Well, if you live in Pinellas County, Florida you don’t have to imagine that world anymore, as your Pinellas County Sheriff’s Office secretly put hundreds of customers under video surveillance for over a year at a plant store called Simply Hydroponics. Law enforcement then used identifiers of the customers, such as the tags on their vehicles to track them, spy on them and to obtain search warrants which contained at best highly unlikely information.

This should make every American angry and even makes your favorite Clearwater Defense Lawyer despair for the future of our country.
In one case law enforcement officers placed a plant store customer’s home under surveillance then swore under oath in a search warrant that they could smell the marijuana plants and heard the distinct noise of foliage being broken from within what they designated as a suspected marijuana grow house. Our intrepid detectives found a single marijuana plant upon forcing their way into the home.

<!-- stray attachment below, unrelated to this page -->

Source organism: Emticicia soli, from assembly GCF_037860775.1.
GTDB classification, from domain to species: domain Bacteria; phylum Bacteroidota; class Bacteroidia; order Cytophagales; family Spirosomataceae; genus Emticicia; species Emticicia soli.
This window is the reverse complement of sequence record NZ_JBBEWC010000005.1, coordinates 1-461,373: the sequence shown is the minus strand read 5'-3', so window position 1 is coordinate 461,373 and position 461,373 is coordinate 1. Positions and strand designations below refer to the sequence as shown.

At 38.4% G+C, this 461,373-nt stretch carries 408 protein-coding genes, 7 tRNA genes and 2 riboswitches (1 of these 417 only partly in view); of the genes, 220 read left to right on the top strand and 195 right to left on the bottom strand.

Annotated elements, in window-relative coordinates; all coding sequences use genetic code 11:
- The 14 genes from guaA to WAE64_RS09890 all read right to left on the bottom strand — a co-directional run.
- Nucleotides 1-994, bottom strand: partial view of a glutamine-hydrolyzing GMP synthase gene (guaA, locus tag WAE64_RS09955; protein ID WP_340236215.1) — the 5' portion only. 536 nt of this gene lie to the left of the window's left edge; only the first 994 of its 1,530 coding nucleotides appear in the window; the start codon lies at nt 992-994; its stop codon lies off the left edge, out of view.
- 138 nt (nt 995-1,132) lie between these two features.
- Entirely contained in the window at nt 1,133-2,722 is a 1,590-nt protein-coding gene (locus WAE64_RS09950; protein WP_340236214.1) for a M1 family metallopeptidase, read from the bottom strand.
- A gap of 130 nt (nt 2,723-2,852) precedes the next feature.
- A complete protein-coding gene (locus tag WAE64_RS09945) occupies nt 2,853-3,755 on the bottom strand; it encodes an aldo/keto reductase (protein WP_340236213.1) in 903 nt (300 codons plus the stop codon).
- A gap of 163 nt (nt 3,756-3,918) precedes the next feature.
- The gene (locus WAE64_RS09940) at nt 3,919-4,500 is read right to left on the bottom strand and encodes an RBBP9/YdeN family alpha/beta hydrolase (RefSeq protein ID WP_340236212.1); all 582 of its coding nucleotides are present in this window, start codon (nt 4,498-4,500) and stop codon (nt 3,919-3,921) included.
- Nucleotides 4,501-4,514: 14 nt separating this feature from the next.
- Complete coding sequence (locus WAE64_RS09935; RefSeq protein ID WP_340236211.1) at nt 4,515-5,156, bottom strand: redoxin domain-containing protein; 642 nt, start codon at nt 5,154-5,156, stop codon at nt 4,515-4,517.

If there’s one thing all of us as Americans should be against it’s unbridled government surveillance and the destruction of our privacy rights. Yet we should also agree that the inherent corruption which resulted in officer’s telling lies under oath must also be rooted out.
The surveillance, the lies, the misinformation and the failure of law enforcement to abide by basic American standards of Justice should result in the immediate investigations of every law enforcement officer and every prosecutor involved as prosecutors routinely draft, prepare and take the search warrants to Judges for signatures.